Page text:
The Magnificent Seven
Rarely have so many charismatic actors been used in a film that feels quite as soulless as Antoine Fuqua’s update of The Magnificent Seven.
... when he wrote that too many Americans are just plain stupid. How can we expect to have meaningful discussions, applying critical thinking skills to verifiable facts, when (as Barney Frank says above) we may as well be talking to pieces of furniture? Seriously: How many Americans are as dumb as this woman? I'll give Maher some credit for compiling these stats (though I'll elide some of the hacky jokes):
... a majority of Americans cannot name a single branch of government, or explain what the Bill of Rights is. 24% could not name the country America fought in the Revolutionary War. More than two-thirds of Americans don't know what's in Roe v. Wade. Two-thirds don't know what the Food and Drug Administration does. Some of this stuff you should be able to pick up simply by being alive. You know, like the way the Slumdog kid knew about cricket.
Not here. Nearly half of Americans don't know that states have two senators and more than half can't name their congressman. [...]
People bitch and moan about taxes and spending, but they have no idea what their government spends money on. The average voter thinks foreign aid consumes 24% of our federal budget. It's actually less than 1%....
The stupidity and ignorance of the woman (a LaRouchie) in the clip above is demonstrated not only by her flagrant violation of the Rule of Nazi (basically that anyone who invokes a comparison to Nazis -- almost always an invalid one -- is not interested in reality), or her inability to acknowledge facts. Her question isn't even a legitimate question, being of the "When did you stop beating your wife?" variety: "Why do you continue to support a Nazi policy?" (Would that there were some sort of time machine that could transport this woman back to, say, Germany in 1940 -- briefly, just long enough so that she could learn something about what "Nazi policies" actually were...) But Frank offers the only logical response, answering a non-question with a non-question: "On what planet do you spend most of your time?"
From the NPR Health Blog:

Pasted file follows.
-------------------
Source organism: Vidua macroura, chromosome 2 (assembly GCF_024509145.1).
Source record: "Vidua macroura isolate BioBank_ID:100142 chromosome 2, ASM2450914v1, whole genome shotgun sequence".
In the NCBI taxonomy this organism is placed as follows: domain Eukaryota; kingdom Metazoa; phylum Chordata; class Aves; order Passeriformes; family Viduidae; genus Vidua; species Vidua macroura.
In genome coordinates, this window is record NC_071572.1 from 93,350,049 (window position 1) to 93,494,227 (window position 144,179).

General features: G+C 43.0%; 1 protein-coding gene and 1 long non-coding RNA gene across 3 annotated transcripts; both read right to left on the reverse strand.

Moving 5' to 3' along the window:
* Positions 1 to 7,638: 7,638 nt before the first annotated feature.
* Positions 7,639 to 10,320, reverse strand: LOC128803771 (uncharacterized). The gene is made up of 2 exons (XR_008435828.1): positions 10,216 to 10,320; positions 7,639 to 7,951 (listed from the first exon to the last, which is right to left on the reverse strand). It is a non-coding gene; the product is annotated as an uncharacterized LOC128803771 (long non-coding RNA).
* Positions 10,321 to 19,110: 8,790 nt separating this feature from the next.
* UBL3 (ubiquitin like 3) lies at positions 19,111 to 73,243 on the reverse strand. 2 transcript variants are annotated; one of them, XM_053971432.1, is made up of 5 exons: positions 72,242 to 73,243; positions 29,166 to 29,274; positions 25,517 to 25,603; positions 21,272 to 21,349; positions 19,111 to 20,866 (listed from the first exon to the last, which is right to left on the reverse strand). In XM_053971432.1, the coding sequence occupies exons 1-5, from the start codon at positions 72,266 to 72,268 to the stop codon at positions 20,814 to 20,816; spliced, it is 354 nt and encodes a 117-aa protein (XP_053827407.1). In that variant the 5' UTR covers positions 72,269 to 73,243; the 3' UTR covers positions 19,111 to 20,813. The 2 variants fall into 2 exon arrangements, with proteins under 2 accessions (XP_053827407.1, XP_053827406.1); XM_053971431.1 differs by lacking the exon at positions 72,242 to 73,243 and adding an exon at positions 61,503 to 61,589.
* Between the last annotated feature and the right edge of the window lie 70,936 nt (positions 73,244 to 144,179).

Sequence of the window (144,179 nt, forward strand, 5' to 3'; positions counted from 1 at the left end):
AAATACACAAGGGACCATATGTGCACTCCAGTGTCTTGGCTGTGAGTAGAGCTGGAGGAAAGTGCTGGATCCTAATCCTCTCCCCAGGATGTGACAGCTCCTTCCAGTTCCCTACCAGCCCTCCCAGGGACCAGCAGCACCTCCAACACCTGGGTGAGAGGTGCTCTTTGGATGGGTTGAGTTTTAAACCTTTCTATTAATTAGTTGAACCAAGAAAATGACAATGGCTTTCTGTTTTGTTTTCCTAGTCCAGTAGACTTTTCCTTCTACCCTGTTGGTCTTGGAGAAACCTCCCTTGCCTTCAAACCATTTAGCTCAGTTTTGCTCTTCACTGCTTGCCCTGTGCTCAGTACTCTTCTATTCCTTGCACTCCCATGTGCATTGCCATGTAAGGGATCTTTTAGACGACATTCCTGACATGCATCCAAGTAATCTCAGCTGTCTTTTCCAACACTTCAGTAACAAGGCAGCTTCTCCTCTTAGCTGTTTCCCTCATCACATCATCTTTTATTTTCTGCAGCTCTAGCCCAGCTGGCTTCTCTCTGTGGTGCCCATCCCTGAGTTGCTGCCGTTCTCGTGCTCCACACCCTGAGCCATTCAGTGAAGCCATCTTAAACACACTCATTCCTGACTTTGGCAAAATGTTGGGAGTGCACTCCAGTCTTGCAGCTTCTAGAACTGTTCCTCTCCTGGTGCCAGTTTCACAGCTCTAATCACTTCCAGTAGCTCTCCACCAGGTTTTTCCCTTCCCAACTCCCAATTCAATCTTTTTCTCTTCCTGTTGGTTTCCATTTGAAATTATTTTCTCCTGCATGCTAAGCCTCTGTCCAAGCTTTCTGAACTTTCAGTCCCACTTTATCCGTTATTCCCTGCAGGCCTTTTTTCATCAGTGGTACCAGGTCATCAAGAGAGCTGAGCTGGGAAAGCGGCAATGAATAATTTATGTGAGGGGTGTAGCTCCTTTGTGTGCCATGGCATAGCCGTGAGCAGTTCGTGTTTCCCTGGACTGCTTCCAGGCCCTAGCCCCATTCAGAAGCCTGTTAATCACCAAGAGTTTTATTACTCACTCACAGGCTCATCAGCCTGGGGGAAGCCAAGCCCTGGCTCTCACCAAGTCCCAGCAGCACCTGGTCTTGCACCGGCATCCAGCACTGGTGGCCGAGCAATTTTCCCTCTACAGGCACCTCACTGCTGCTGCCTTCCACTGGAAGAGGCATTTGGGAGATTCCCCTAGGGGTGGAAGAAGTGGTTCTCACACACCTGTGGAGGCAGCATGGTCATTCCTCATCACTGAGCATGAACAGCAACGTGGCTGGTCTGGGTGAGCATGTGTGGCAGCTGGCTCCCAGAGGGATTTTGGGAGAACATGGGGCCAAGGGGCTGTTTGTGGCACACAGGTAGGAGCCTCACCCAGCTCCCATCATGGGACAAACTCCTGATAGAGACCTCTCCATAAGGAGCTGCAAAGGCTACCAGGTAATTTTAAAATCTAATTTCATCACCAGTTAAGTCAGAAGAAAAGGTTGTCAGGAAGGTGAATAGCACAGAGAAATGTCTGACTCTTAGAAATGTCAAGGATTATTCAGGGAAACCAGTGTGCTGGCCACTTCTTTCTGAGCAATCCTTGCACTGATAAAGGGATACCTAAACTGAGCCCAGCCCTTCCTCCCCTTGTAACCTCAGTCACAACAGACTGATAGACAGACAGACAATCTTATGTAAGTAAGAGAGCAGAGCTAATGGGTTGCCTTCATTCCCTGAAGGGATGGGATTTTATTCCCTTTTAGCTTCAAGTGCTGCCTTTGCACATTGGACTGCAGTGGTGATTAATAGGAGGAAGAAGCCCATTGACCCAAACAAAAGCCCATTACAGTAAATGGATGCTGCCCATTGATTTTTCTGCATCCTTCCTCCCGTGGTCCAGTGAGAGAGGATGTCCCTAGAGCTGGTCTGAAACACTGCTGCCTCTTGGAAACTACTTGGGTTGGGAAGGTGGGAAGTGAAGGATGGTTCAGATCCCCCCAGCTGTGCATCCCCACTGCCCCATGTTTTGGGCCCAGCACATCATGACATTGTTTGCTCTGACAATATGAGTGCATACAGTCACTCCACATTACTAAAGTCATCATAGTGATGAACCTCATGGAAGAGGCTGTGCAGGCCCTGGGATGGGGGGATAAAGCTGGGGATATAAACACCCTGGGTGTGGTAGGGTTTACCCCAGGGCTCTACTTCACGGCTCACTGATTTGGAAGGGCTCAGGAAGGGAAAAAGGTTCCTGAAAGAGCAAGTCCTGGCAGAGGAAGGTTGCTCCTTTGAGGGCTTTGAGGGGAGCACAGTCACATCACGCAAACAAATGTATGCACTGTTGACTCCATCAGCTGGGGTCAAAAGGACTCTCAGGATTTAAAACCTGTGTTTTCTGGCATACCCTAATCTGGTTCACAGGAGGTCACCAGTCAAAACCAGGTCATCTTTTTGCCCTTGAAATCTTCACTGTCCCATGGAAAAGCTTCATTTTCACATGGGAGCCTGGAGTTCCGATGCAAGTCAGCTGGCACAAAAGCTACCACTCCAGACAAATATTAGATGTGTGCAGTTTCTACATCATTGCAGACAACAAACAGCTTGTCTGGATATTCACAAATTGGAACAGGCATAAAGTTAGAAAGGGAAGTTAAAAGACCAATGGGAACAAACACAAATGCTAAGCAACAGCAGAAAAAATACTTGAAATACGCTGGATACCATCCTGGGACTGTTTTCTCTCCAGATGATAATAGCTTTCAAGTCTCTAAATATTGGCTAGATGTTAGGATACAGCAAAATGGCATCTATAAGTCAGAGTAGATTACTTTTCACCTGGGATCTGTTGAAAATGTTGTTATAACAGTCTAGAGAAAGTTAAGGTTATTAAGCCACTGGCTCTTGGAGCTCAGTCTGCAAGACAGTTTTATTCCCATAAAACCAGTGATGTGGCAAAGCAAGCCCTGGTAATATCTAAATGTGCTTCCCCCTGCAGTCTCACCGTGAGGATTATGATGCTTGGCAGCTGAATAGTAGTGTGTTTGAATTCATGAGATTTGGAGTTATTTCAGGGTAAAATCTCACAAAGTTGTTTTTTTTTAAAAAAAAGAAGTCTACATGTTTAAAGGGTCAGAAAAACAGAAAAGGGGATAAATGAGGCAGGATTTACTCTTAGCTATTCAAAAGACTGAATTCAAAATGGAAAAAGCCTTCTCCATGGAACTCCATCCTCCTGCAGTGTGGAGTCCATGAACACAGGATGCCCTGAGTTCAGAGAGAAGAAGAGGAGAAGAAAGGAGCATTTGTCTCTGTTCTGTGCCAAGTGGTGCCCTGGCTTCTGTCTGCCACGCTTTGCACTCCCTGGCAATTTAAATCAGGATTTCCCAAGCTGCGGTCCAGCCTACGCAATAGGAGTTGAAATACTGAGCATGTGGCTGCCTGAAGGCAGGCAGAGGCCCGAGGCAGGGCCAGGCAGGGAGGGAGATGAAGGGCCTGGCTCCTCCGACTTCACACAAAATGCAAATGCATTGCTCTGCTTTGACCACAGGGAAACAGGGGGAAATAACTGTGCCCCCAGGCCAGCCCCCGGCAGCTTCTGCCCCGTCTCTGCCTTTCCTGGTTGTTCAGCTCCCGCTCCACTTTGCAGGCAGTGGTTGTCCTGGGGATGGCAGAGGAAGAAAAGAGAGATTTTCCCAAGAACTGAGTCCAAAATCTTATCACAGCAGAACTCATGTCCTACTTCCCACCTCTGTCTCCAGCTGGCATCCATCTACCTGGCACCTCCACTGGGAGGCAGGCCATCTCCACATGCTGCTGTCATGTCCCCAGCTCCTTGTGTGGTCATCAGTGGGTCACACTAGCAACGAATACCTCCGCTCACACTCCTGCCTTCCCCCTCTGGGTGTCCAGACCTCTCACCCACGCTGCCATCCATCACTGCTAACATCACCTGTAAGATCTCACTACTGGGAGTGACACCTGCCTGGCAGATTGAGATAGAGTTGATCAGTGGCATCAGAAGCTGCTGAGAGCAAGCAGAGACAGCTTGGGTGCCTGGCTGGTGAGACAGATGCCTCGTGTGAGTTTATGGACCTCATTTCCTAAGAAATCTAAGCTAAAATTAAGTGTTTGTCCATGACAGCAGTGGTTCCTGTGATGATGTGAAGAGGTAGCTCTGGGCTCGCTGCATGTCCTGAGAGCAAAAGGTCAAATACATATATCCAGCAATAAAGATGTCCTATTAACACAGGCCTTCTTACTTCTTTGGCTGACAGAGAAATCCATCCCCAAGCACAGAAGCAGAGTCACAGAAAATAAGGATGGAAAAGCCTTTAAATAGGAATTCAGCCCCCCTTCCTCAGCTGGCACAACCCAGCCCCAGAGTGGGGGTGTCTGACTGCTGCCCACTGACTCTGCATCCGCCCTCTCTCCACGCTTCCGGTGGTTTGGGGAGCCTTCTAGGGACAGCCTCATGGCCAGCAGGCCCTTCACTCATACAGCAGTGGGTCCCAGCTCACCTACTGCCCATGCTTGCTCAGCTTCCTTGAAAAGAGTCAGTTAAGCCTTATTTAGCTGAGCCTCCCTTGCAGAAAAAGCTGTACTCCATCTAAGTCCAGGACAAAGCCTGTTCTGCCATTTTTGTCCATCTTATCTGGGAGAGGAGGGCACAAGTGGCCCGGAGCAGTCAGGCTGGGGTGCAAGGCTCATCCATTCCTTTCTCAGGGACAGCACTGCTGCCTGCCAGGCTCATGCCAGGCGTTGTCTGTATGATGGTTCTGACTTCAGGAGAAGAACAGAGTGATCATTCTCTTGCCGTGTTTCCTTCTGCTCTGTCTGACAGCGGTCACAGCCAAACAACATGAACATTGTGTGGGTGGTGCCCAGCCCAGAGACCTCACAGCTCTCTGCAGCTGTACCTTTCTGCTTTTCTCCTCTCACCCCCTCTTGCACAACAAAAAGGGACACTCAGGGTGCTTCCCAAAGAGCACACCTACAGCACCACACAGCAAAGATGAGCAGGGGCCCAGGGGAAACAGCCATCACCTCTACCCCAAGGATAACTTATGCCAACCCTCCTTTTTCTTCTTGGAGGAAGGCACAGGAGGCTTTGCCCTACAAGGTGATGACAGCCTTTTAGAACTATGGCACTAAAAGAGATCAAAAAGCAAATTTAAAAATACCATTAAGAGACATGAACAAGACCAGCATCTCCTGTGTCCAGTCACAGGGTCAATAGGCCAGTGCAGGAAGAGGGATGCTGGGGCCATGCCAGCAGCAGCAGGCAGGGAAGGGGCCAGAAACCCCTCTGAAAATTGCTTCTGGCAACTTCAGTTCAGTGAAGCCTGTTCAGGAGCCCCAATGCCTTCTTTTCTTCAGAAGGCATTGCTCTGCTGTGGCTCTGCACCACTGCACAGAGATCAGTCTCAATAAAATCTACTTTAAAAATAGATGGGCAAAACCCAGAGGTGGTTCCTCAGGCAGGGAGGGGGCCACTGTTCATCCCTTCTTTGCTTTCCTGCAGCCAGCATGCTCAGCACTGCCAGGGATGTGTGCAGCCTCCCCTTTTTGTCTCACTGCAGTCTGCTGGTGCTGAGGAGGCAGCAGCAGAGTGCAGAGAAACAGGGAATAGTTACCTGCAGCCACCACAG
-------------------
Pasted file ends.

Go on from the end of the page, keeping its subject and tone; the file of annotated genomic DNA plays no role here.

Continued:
When Nazi references surface in online comments, it's a sign that any hope for civil conversation is lost. Seems like the same rule of thumb applies to town hall meetings.
So where are these Third Reich comparisons coming from? Take a look at this larger AP photo of an Obama-as-Hitler poster from outside the Frank meeting, and you can see it's the work of LaRouche PAC, which has been chronicling the coverage of its Nazi-themed protests around the country.
Lyndon LaRouche has been on the fringes of American politics for decades. We're not quite sure how to describe the highly personal political lens he brings to bear on the world. PublicEye.org examines LaRouche's history here and calls him a "fascist demagogue." On the right, the Media Research Group's NewsBusters site objects to the media's characterizations of him as a right-winger and says he's a Communist.
This is what I was talking about when I wrote a while back that nobody is "entitled" to an opinion that is founded on delusions. And, yes, it applies directly to film criticism: We can't discuss the knotty pine Nazi death paneling on the recreation deck of the Starship Enterprise in "Star Trek" (2009) -- mainly because it isn't there. If, in the face of the plain evidence, somebody (say, a LaRouchie) nevertheless insists that it is, any reality-based discussion can only proceed without them....
P.S. I know that many people elsewhere in the world are also too willfully stupid to function in society. Somehow that does not make me feel any better. How does stupidity excuse or legitimize stupidity when it's all stupidity?
P.P. S. I go into the hospital for a heart procedure Friday (an AV node ablation, thank you!) and I have responsibly filled out my "living will" and "durable power of attorney" so that, if I should become unable to make decisions about my care, my wishes will be known (regarding pain management, resuscitation, intravenous feeding, under certain terminal conditions). In so doing I have exercised my right to appoint someone I trust (my mother) to act as my proxy if I can't communicate for myself. Counseling that helps people make those decisions about their own healthcare, and fill out those forms so their desires will be respected, is what Sarah Palin and the LaRouchies are calling "death panels." See "I Want My Death Panels!" and here:
A provision in the House bill written by Rep. Earl Blumenauer, D-Ore., would allow Medicare to pay doctors for voluntary counseling sessions that address end-of-life issues. The conversations between doctor and patient would include living wills, making a close relative or a trusted friend your health care proxy, learning about hospice as an option for the terminally ill, and information about pain medications for people suffering chronic discomfort.
Let me put it this way: The Palinettes and LaRouchies and Gingrichers can pry my living will from my cold dead hands!
This message came to me from a reader named Peter Svensland. He and a fr...
Writers at RogerEbert.com share their favorite "Star Trek" moments in honor of the original TV series' 50th anniversary.